Valle House / Sebastian Mariscal Studio

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Architect: Sebastian Mariscal Studio
Location: Valle de Guadalupe, Baja California, Mexico
Designer & Builder:
Design Team: Sebastian Mariscal & Jorge García
Structural Engineering: Omar Mobayed
Area: 350 sqm
Project year: 2004
Photographs: Hisao Suzuki


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SURROUNDINGS

This weekend single-family dwelling is located in the Valley of Guadalupe in Baja California, Mexico.

The valley, known for its wine production, is surrounded by amber-colored mountains and pierced by dirt roads continuously winding between vineyards and olive trees. These surroundings serve as visual lines and filters that lead to the property and extend through the house. Thus, the project is born from the dialog with its natural settings, in contrast with the intensity of weekly urban life.

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LOCATION

The property is comprised of seven lots that meet around a vineyard. The access road of each plot crosses the outer periphery of the site through a field of olive trees, which generates a visual filter towards the house and the vineyard. With the olive trees extending to the house, we generated the first element – a curtain, 54 m long and 3m high, with a few perforations that frame the views on the other side of this semi-public boundary. Acting as the main axis, this stonewall is placed parallel to the vineyard and perpendicular to the existing rows of olive trees that cross the house.

SPATIAL ARRANGEMENT

The lineal arrangement of paces: public (surroundings), semi-public (gravel patio), private (living area) and intimate (bedrooms), creates a visual succession. The connection between spaces is always outside, so that the natural surroundings define the boundaries of the house and provide a changing sensory experience between day and night, cold and hot.

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The series of spaces are organized along the stonewall, opening to the views and the breeze from the vineyard, further emphasized by the roof that flies over the house. The idea of the roof was born at the first visit to the site with the desire to provide great shade, framed views and cross ventilation.

Eliminating the front door, the entrance is defined between the swimming pool and the rows of olive trees, creating a terrace that naturally integrates with the living/dining/kitchen area by opening the glass doors of the living space to the outside, where the swimming pool injects life and the views – peace and freshness.

In addition to the series of boundaries mentioned above – public (olive trees) and semi-public (stonewall), the swimming pool provides yet another threshold between the private and intimate spaces. Inspired by an old legend, the threshold is crossed by a wooded bridge that takes to a narrow corridor at the guest’s tower, leading to the f lower garden and the bedrooms. The house rests on top of a gravel bed that serves as a base and also eliminates dust, common in this region.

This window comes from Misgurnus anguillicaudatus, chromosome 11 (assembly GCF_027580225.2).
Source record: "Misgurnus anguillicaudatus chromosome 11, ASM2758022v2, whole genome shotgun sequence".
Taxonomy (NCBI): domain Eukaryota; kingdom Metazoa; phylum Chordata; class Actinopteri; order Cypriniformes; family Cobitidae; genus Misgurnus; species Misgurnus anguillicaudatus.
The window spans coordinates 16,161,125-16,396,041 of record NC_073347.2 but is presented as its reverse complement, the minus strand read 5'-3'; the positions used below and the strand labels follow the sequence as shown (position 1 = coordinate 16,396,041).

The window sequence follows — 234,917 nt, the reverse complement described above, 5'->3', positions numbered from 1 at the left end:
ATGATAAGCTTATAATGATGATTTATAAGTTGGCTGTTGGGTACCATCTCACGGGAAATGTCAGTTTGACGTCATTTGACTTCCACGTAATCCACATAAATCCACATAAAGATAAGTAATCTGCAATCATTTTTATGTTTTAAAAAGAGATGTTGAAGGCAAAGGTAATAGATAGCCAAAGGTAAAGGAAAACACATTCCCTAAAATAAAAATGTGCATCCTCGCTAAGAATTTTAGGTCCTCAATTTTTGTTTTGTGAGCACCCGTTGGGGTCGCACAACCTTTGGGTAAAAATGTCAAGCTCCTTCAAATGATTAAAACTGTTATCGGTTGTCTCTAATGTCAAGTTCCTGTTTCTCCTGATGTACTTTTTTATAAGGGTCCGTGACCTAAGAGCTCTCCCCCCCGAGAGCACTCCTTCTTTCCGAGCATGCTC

Cite: "Valle House / Sebastian Mariscal Studio" 25 Jul 2009. ArchDaily. Accessed 27 Nov 2014. <http://www.archdaily.com/?p=30011>
  • http://www.twitter.com/tgphipps Terry Glenn Phipps

    These photographs are quite nice and give a favorable impression of an imaginative work of architecture. That excellent presentation suffers from the lack of a plan that would helped viewers better understand what we are looking at.

    In particular I like the relationship between the stone wall and the wedge shaped roof. The proportions overall are superb, as is the rhythmic layout of objects along the circulating wall.

    I am always interested in circulation over water, especially when it is associated with ritual meaning (as it always is in the architecture of Oscar Niemeyer, for example). Reference to a folk tale is made in the description, and I would have loved to have heard what that is?

    Some of the details seem like they could have gone a bit further. The use of corrugated is terrific, unexpected in this architecture, and nicely executed. However, the fenestration looks cheap in some places, most of all in the guest tower. The main shot, showing the stone wall and a corten cube pierced by two windows really accentuates the awkward juxtaposition between good architecture, mostly nice materials, and these windows.

    Also, I am left wondering if there aren’t too many materials. A more restrained palette of corten and corrugated might have been better, leaving off the horizontal wooden cladding. Personally, I just feel that this is one material too many, taking away from the formal power of the architecture.

    It seems to me that a building of this quality deserves some kind of modern lighting system. For example, a neon illuminating strip embedded in the lip of the flying roof (a la Neutra) would have added immeasurably to the elegance of the building. There is nothing really wrong with what is here, but it could have been more with better lighting.

    Lastly, I find the little fountain imbedded in the pool inappropriate. It isn’t enough of a fountain to really count. It is hard to understand what this detail is meant to contribute to the whole.

    Overall, this is a terrific project. The studio is developing a design language that is very persuasive.

    Terry Glenn Phipps
    http://web.me.com/tgphipps

  • Sabir

    Very Nice :)

  • faafafa

    the comparision of 2 cubes are interesting

  • http://lemur14.deviantart.com Troy Lemieur

    Where are the plans? Why do we have sections and elevations but no plans?

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  • http://www.ess.com The Ess

    Such a lovely house, a bit flat but engaging the views nicely, very good.

  • http://www.sunflowerdesigns.hu/ Andrew Geber

    its perfect for the scenery